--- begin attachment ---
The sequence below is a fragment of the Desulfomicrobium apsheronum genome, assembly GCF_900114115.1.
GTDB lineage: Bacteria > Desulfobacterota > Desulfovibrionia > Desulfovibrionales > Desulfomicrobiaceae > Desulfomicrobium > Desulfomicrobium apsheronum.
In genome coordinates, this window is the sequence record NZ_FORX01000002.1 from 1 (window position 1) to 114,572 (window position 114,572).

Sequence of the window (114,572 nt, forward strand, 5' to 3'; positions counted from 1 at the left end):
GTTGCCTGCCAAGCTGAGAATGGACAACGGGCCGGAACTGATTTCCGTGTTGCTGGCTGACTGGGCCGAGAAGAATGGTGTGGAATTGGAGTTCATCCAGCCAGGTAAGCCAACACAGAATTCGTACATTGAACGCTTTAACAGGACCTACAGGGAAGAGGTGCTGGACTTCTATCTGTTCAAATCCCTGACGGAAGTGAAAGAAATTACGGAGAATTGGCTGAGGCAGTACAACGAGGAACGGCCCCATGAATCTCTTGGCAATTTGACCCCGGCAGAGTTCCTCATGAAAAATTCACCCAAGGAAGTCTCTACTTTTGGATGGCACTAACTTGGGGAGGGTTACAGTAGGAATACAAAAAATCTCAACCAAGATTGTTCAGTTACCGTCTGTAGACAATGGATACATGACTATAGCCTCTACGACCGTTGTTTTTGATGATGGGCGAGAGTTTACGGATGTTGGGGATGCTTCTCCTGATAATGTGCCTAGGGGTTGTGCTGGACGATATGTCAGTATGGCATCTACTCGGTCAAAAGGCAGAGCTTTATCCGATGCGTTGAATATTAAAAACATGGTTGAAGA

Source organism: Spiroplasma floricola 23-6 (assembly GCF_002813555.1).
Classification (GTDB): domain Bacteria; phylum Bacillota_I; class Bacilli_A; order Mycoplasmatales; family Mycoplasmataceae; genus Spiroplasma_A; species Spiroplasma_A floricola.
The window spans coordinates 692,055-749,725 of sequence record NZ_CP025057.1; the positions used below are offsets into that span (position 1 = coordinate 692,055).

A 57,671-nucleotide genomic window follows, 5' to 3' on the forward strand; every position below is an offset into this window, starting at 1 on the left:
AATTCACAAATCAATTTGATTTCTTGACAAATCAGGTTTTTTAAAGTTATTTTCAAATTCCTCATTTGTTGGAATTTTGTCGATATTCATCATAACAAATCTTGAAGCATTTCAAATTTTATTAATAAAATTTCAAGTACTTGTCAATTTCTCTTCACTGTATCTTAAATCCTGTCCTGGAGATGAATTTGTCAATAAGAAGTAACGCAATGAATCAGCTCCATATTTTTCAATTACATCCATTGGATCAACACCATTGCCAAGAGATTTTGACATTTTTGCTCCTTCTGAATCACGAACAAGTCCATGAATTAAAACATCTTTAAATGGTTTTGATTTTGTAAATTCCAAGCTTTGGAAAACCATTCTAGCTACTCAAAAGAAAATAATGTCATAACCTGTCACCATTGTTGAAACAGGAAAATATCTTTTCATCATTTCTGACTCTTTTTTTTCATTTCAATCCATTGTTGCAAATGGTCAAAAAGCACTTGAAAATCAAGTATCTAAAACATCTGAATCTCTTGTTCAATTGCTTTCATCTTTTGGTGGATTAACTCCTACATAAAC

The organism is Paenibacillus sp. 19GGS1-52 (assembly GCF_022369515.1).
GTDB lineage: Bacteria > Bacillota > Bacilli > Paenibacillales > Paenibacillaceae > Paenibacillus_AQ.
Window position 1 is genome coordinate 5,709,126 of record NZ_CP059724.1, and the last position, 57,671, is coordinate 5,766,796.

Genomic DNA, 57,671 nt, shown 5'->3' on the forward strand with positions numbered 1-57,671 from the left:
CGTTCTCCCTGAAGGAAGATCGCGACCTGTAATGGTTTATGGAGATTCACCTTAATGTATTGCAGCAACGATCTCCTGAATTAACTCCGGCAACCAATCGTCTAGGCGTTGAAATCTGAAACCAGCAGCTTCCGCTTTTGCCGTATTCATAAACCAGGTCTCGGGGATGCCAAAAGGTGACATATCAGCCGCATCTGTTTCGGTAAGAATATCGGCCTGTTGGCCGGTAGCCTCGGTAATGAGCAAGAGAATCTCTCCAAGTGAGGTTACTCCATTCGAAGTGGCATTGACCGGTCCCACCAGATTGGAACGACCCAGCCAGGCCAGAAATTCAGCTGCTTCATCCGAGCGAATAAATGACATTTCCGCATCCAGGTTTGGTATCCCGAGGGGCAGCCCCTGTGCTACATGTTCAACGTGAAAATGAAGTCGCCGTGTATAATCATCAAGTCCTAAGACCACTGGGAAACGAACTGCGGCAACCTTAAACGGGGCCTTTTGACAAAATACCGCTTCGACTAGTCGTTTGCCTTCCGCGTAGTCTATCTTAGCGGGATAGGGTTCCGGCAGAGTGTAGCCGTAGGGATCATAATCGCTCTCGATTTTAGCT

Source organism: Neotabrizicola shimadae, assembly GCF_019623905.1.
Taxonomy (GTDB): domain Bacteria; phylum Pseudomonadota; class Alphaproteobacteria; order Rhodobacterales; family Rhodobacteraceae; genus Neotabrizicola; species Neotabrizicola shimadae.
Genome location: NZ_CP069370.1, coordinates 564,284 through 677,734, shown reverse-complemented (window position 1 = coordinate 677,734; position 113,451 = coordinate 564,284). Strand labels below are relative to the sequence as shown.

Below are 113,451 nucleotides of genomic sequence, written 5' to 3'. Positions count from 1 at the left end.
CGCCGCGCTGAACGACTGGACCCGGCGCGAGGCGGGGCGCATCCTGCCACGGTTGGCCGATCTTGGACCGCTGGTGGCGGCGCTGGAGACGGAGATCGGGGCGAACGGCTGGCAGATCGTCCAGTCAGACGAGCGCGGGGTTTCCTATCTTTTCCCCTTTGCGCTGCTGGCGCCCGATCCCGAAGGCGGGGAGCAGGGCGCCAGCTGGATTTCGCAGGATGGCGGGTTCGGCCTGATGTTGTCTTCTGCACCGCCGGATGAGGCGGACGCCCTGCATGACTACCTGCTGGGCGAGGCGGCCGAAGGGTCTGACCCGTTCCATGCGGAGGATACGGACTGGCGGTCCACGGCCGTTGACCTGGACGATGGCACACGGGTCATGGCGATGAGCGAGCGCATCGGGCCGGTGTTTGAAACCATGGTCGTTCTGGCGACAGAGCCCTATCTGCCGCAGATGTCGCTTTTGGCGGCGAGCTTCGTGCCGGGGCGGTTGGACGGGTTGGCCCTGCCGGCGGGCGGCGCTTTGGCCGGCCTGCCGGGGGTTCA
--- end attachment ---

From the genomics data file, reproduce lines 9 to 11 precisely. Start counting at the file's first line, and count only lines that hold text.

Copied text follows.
A 57,671-nucleotide genomic window follows, 5' to 3' on the forward strand; every position below is an offset into this window, starting at 1 on the left:
AATTCACAAATCAATTTGATTTCTTGACAAATCAGGTTTTTTAAAGTTATTTTCAAATTCCTCATTTGTTGGAATTTTGTCGATATTCATCATAACAAATCTTGAAGCATTTCAAATTTTATTAATAAAATTTCAAGTACTTGTCAATTTCTCTTCACTGTATCTTAAATCCTGTCCTGGAGATGAATTTGTCAATAAGAAGTAACGCAATGAATCAGCTCCATATTTTTCAATTACATCCATTGGATCAACACCATTGCCAAGAGATTTTGACATTTTTGCTCCTTCTGAATCACGAACAAGTCCATGAATTAAAACATCTTTAAATGGTTTTGATTTTGTAAATTCCAAGCTTTGGAAAACCATTCTAGCTACTCAAAAGAAAATAATGTCATAACCTGTCACCATTGTTGAAACAGGAAAATATCTTTTCATCATTTCTGACTCTTTTTTTTCATTTCAATCCATTGTTGCAAATGGTCAAAAAGCACTTGAAAATCAAGTATCTAAAACATCTGAATCTCTTGTTCAATTGCTTTCATCTTTTGGTGGATTAACTCCTACATAAAC

The organism is Paenibacillus sp. 19GGS1-52 (assembly GCF_022369515.1).